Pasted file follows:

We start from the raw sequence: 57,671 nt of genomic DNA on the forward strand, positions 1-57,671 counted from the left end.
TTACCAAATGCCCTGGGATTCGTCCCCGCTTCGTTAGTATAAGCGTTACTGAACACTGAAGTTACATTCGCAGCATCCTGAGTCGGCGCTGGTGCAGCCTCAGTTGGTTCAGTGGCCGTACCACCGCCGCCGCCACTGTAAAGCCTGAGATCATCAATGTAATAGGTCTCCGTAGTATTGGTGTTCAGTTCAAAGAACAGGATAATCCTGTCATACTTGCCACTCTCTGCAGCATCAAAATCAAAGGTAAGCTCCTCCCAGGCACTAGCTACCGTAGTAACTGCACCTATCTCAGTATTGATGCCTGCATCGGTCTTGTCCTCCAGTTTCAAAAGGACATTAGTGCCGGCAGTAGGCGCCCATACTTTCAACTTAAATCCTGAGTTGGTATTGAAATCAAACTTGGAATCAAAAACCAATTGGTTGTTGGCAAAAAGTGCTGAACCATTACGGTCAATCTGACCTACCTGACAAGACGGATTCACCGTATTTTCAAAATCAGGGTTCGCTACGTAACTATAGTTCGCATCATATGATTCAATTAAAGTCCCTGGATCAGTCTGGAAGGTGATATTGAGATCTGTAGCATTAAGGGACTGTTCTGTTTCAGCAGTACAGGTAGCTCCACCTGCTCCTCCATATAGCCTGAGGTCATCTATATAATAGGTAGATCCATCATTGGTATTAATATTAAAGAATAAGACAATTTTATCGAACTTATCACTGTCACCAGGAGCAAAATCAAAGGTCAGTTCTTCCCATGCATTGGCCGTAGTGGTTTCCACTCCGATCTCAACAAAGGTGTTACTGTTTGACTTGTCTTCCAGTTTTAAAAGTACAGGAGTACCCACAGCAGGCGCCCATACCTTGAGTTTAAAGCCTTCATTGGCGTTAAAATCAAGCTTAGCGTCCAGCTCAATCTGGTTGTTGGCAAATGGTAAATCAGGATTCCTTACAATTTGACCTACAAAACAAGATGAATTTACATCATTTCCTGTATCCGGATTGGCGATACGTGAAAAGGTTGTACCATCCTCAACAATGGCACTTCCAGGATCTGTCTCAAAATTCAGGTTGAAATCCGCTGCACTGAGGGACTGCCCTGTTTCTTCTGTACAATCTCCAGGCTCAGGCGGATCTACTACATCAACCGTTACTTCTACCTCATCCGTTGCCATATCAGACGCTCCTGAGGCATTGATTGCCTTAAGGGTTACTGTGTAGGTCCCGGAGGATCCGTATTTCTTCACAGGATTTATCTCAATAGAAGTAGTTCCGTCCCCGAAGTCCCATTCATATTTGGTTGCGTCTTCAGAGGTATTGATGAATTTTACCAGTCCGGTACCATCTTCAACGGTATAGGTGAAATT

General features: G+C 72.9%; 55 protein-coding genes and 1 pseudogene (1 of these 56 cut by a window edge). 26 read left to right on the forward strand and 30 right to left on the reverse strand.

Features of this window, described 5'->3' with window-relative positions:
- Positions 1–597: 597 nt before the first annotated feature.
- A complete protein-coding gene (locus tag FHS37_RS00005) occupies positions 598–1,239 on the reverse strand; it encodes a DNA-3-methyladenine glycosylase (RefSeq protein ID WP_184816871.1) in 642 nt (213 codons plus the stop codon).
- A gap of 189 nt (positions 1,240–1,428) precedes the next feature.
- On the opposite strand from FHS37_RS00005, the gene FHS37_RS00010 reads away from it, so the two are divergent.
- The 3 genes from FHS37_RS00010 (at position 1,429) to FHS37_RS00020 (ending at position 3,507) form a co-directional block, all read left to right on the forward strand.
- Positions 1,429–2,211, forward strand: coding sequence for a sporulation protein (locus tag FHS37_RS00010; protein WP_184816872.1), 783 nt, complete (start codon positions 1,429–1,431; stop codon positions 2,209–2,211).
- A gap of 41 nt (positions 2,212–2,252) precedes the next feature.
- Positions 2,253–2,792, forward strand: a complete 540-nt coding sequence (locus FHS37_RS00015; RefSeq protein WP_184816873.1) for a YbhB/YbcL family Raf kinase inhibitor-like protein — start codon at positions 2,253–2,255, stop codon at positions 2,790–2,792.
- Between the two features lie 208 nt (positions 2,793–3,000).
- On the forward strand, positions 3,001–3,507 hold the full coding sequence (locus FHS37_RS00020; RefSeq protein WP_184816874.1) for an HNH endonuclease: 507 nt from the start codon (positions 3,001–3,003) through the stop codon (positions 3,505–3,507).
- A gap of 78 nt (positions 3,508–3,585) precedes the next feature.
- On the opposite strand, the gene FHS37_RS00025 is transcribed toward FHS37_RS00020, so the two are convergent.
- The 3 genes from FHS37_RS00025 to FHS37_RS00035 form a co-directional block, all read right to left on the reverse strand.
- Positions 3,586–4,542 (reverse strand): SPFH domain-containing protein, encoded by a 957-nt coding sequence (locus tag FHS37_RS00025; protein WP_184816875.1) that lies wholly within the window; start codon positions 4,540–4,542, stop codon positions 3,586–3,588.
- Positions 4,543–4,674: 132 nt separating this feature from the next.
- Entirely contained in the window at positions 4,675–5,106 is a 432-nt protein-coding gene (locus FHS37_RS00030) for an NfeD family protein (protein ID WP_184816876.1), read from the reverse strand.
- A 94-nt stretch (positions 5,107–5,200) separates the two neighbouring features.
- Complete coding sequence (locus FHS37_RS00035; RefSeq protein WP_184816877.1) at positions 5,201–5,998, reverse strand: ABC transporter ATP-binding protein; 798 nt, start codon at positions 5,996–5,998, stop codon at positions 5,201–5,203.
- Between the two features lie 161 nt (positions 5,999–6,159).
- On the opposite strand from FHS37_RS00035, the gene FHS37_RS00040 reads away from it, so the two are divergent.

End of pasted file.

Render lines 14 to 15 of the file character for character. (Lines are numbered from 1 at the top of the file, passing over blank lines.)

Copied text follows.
- On the forward strand, positions 3,001–3,507 hold the full coding sequence (locus FHS37_RS00020; RefSeq protein WP_184816874.1) for an HNH endonuclease: 507 nt from the start codon (positions 3,001–3,003) through the stop codon (positions 3,505–3,507).
- A gap of 78 nt (positions 3,508–3,585) precedes the next feature.